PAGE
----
Western gender-critical thinkers such as philosophers, sociologists and anthropologists have been studying the ways in which gender ideologies influence the male/female, nature/culture and mind/body dichotomies in scientific and medical knowledge. Their critique was directed at the unaccounted use of the heterosexual viewpoint as a natural fact, overlooking and marginalizing those who cannot meet the male/female dichotomy. For example people that were born with both male and female sex characteristics.
In medical publications this variety of conditions is known as “disorders of sex development”, “(pseudo)hermaphroditism”, or “intersexuality”. In this course we will close-read the Dutch medical case studies of “patients” with atypical sex anatomies. Subsequently, with the help of international academic critics, we will make a (discourse) analysis of sex and gender ideologies that informed medical practice in the Netherlands from 1940 up until now. We will zoom in on how intersexuality became a medical problem, that was supposed to be cured with surgery, hormone replacement therapy and withholding of medical information.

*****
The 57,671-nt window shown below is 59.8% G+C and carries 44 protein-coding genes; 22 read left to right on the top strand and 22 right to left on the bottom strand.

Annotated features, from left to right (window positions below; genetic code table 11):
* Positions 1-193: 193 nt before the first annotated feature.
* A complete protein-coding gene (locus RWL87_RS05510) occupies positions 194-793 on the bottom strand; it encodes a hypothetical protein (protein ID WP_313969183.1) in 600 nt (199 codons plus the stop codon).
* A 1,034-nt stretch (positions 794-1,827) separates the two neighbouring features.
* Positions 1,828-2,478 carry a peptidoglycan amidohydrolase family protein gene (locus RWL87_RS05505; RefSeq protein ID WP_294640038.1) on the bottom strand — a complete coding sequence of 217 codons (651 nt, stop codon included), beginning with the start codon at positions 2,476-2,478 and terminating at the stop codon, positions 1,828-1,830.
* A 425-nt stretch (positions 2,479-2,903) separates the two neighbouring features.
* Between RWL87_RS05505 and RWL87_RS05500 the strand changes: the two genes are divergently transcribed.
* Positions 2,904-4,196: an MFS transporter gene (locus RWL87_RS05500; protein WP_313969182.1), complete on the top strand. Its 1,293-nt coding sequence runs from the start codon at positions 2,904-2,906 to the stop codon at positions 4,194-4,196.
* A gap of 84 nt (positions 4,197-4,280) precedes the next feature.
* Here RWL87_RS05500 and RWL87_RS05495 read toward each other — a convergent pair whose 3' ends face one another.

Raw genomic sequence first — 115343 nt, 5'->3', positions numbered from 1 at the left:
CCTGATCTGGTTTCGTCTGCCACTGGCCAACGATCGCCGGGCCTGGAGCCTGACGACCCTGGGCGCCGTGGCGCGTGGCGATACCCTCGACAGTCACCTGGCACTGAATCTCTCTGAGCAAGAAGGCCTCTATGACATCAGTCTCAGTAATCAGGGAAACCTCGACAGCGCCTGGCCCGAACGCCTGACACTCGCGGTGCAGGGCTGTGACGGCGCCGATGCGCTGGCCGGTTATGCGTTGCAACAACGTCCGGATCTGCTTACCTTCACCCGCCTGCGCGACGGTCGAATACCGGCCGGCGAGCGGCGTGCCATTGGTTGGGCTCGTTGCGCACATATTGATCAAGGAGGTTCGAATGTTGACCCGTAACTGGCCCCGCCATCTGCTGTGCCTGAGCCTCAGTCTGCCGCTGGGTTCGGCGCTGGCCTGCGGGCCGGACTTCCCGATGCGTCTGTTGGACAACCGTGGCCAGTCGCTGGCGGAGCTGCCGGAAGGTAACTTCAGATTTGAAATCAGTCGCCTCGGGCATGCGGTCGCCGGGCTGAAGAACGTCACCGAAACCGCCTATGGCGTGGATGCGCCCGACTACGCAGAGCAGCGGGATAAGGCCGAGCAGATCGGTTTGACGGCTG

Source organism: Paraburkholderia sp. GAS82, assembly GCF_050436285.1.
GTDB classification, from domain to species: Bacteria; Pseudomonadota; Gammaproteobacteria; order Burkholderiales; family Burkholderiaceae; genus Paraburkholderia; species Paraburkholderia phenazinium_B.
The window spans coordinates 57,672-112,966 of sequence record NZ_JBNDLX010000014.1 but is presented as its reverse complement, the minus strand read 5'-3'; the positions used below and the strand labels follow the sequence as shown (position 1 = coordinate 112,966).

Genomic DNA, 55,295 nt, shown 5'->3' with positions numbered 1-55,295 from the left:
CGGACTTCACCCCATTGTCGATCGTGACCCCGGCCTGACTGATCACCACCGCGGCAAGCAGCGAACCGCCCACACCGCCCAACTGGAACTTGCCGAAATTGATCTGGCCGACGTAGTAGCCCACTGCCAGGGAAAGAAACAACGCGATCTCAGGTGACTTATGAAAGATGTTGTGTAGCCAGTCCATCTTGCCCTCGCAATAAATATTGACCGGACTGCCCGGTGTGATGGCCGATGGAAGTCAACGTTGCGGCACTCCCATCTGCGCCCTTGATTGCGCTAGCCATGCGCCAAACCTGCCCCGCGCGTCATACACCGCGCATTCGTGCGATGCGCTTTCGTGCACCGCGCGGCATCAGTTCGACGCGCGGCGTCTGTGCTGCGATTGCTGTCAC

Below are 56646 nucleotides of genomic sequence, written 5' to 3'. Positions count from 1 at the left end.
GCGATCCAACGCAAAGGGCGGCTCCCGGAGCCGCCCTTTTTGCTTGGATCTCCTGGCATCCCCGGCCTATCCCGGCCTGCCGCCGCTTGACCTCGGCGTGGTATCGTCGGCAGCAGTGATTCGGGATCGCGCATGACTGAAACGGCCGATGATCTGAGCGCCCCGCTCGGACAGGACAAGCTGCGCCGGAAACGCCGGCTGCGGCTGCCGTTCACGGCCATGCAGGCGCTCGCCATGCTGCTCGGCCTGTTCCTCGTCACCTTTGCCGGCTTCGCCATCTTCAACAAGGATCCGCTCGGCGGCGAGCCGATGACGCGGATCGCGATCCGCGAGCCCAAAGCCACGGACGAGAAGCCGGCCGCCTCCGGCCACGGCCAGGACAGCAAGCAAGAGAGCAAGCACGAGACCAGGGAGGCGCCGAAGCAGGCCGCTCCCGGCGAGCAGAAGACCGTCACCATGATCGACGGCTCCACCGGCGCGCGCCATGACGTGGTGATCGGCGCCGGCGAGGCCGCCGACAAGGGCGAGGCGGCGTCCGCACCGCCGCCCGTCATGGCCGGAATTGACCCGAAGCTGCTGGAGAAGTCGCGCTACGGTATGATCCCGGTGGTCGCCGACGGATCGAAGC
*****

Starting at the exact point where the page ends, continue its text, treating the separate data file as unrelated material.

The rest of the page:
Looking closely at both the original Dutch medical texts and the international scholarly endeavors that deconstructed medical knowledge as contingent and situated, this course provides students with a toolkit to develop their own ways of challenging gender dichotomies in science and medicine. Dutch biomedical case studies on intersexuality will be studied as well as efforts to deconstruct these assumptions.
To reach an understanding of how the scientific and medical discourses on sex and gender influence lived experiences of people with intersex conditions, we will view and discuss personal stories of this group along with analyzing the medical viewpoints.